By Dave Shumka
One of the best things about CBC's Searchlight contest is that it's open to artists of all ages, and we get some awesome entries from the very young as well as the very old.
Age can be intimidating. Youth is unfairly prized in music because young faces are easier to market. And we're all familiar with famous prodigies — Mozart wrote his first symphony at age eight; the Beatles created their entire catalogue before any of them turned 30.
But the truth is so few people are lucky enough to make music for a living, there's no formula for it, and you can start at any age. We've compiled a list of 10 artists who started late, were discovered in middle age or just took a while to get going.
Check them out in the list below, and vote in CBC's Searchlight competition.
Although Jones had been working in music since the early '70s, it wasn't a career for her until 30 years later. She worked as a corrections officer, armoured car guard and an occasional background singer. Sharon Jones and the Dap-Kings released their first album in 2002, when Jones was 46, and have led the soul revival ever since.
Her story as a late bloomer is actually more famous than her music. Boyle became a household name at age 47, winning over the cynical judges and audience on Britain's Got Talent. She's since released six albums and been nominated for two Grammys.
Now a must-see soul singer, Charles Bradley was a 50-year-old James Brown impersonator in 1996. A few years later, he got together with a band and started writing and releasing his own music. After 10 years of that, he released his first album at age 62.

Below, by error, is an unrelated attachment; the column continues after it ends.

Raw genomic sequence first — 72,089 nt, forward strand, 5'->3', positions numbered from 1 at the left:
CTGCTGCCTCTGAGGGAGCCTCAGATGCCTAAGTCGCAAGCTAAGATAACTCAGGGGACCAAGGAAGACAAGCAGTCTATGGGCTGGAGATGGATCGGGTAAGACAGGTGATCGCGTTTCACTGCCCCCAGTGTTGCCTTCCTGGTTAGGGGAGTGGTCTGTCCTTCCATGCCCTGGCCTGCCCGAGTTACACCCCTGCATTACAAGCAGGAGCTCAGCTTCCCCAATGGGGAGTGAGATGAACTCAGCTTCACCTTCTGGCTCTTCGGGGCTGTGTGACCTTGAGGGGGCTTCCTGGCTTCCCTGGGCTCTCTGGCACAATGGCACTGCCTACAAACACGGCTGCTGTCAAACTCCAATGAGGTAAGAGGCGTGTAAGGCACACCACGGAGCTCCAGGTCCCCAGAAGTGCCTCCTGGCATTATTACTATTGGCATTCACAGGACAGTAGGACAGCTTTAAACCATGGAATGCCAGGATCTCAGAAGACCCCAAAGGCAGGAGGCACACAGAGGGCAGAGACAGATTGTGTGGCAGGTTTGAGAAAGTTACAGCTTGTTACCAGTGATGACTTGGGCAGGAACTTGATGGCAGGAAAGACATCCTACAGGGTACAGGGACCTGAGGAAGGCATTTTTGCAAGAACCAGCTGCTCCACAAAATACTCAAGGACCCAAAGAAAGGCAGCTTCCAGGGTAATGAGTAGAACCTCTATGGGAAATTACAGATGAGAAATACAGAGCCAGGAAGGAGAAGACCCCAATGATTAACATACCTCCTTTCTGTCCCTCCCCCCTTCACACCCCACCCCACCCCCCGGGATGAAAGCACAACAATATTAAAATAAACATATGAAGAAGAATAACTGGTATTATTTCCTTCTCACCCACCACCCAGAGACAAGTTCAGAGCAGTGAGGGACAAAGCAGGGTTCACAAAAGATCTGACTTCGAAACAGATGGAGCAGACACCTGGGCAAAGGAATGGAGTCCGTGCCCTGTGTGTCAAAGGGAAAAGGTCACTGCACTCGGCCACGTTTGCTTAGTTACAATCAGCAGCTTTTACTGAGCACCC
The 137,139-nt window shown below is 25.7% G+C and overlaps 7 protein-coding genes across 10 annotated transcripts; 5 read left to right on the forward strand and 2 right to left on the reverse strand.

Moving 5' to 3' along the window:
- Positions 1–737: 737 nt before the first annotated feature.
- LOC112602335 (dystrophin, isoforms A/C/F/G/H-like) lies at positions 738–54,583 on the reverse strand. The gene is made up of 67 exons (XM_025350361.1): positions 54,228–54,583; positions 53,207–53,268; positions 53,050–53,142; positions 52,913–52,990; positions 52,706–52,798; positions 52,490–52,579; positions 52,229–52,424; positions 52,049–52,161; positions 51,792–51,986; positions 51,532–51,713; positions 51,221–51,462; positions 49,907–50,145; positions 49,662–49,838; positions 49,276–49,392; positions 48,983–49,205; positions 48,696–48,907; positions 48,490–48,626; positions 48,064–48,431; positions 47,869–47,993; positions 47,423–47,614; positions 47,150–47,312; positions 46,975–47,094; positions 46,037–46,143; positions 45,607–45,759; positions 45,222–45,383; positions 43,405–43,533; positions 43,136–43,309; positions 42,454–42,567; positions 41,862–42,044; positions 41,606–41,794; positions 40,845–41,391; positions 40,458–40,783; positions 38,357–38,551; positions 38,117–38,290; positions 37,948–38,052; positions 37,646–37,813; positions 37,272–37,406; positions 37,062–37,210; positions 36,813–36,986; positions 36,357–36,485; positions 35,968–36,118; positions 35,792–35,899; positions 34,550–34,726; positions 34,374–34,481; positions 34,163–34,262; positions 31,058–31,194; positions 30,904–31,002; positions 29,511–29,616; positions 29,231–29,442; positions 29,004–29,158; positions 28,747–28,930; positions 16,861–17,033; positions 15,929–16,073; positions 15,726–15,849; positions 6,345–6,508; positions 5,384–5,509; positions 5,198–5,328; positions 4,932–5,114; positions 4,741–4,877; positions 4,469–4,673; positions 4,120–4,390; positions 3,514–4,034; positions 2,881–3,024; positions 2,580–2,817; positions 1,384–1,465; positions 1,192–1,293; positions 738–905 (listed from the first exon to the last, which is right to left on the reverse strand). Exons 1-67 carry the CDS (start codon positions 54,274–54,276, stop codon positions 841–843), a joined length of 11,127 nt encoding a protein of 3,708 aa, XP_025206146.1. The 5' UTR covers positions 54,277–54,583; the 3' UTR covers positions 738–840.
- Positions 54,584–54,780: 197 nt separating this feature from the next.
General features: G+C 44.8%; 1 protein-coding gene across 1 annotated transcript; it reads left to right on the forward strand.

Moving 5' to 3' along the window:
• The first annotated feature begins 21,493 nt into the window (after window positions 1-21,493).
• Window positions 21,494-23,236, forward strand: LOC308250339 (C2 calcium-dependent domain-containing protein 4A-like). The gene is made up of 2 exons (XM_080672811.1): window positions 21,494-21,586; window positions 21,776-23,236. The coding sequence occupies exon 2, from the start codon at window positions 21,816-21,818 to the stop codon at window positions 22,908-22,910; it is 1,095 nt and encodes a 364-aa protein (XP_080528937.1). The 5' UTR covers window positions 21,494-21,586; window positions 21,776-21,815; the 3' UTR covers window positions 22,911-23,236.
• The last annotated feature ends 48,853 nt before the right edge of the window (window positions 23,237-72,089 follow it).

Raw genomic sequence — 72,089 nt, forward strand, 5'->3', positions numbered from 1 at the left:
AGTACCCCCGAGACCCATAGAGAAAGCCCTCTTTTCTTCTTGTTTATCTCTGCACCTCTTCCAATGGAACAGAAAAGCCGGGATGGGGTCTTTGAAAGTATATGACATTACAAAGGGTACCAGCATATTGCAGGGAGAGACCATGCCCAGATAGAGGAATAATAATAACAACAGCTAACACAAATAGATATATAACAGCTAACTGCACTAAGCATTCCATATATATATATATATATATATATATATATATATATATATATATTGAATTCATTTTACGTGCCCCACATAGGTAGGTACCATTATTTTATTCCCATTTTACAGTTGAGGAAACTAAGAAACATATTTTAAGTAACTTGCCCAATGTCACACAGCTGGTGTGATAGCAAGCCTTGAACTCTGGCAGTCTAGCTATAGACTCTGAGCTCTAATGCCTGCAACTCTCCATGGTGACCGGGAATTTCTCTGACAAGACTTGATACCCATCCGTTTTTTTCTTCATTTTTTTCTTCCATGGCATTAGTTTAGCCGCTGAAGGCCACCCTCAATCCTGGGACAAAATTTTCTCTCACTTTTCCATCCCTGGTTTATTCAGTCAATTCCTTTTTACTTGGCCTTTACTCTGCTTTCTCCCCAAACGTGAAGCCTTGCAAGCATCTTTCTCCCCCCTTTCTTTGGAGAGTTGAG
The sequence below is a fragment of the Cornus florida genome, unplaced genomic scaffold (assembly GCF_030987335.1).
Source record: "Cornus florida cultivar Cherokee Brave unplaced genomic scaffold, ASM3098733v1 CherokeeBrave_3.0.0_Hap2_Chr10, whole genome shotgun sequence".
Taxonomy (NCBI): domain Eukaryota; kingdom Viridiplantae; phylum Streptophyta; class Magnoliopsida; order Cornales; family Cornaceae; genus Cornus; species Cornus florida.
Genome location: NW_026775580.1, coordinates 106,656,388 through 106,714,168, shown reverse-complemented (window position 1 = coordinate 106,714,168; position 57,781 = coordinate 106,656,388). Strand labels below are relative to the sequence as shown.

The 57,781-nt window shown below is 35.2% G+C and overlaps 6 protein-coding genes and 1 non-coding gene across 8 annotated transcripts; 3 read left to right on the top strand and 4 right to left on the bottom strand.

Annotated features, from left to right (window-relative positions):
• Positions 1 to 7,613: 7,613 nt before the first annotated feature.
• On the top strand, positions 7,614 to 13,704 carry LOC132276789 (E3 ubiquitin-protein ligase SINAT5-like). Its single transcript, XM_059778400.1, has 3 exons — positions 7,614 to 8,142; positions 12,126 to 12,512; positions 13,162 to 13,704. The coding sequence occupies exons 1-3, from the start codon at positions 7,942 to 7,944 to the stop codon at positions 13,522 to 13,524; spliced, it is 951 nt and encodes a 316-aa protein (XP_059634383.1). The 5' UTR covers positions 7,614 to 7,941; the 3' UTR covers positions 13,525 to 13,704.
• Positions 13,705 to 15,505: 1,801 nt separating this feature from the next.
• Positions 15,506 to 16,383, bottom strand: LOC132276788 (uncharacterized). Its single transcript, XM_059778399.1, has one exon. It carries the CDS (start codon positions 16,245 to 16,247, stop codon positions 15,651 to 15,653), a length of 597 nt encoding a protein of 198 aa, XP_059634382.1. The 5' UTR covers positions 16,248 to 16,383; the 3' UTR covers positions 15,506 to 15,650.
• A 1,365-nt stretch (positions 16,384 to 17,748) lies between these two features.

The legendary jazz pianist struggled to find an audience for his challenging compositions and often recorded standards. Brilliant Corners, released when Monk was 39, was his first highly acclaimed album, and he was on the cover of Time magazine within seven years.
After years of playing in bands and DJing clubs, but admittedly wasting his twenties, James Murphy forced himself to get excited and start LCD Soundsystem. They released their first album when he was 35, and became indie superstars.
The famous tenor played piano in bars to work his way through law school, and practiced law into his mid-30s before he began passing auditions and winning competitions as a singer. He released his first album at 35 and his second album the next year, making him a worldwide star.
In the late '90s and early 2000s, Brooklyn was overrun with bands in their early 20s. When the National formed as 30-year-olds, they were old men. Five albums and eight years later, they began getting international attention.
Before breaking through as a solo performer in his mid-60s, Seasick Steve played in blues bands, busked on the streets of Paris and produced Modest Mouse's first album. Since 2006, he's been a regular at blues festivals around the world.
Fitz and the Tantrums released their first album in 2008, when lead singer Michael Fitzpatrick was 38. He worked as a sound engineer for years but only started taking piano lessons at 32.
St. Catharines, Ont.'s Tim Hicks is still a young man at 35, and already has two successful albums under his belt, but the story goes he played shows nearly every night for 17 years before breaking through as a country artist.